Lauren Drake was married and happily made her way into a life of apparent ease. She moved to a lovely California home, her husband became a highly-regarded surgeon and she’s devoted to her culinary job. But this is a list of books about divorce, so it can’t be all it seems: Lauren is the victim of abuse within her marriage, and she hides it to save face. But eventually, she’s had enough and, on the day of her 24th wedding anniversary, files for that divorce.

The protagonist begins crafting her smaller-scaled new life, and as she does, she meets and befriends Beau Magellan, a landscaper who brings some hope back to her shattered faith in love. Meanwhile, her angered husband fights tooth and nail to keep his past intact, complicating Lauren’s gingerly baby steps towards a more authentic and outspoken future for herself. Breaking from a love gone toxic, building towards a love that might heal and, most importantly, learning to love and respect yourself; this subject matter is poignant and trenchant. Read our review here.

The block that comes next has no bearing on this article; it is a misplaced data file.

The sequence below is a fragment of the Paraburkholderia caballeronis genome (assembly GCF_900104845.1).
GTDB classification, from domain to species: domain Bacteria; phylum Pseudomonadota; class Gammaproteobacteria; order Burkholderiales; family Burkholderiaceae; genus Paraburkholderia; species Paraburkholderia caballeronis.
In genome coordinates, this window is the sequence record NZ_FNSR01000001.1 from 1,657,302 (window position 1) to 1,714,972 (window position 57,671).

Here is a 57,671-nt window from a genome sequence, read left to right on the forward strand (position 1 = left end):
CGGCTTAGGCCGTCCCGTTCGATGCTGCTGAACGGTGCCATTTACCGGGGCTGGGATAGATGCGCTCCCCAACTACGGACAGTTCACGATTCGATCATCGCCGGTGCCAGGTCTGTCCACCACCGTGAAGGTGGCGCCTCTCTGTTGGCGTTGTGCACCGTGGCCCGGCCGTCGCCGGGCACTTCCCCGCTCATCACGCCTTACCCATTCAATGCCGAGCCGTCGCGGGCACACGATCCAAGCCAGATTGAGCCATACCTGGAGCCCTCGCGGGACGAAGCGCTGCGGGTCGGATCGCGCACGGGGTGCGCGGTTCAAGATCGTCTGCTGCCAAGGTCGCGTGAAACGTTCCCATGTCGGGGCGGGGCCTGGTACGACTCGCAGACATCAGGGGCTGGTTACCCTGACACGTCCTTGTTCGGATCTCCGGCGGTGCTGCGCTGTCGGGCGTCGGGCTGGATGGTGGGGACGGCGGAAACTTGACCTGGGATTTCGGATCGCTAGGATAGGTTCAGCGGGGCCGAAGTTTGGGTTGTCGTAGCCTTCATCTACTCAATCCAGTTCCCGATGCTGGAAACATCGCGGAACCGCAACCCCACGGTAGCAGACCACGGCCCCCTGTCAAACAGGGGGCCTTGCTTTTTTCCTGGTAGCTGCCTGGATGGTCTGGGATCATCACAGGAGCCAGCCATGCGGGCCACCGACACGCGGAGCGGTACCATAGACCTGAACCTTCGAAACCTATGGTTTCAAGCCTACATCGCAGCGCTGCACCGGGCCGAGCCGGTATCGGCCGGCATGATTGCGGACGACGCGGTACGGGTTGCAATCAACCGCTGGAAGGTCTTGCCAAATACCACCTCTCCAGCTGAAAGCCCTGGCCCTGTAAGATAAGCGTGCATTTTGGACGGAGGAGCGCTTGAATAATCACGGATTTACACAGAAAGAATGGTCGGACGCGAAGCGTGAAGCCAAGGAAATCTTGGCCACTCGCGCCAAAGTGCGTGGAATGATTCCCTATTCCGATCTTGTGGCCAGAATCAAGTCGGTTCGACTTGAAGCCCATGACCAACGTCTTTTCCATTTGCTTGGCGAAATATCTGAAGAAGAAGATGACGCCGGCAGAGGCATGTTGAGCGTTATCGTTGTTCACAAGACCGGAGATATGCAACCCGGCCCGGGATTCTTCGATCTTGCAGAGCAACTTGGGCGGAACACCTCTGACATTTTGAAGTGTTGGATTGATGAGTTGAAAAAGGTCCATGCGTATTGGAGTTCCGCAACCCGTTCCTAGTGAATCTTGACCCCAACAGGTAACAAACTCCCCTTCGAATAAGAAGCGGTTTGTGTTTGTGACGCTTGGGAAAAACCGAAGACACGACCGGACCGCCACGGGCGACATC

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What’s Not True by Valerie Taylor

In this much-anticipated sequel to What’s Not Said, award-winning author Valerie Taylor continues the tale of Kassie O’Callaghan, whose chaotic quest to “have it all” sets up a battle royale with a woman who has other ideas. With the court date set for her divorce and the future she’d planned with a younger man presumably kaput, Kassie shifts attention to reviving her stalled marketing career. But that goal gets complicated when she unexpectedly rendezvous with her former lover in Paris.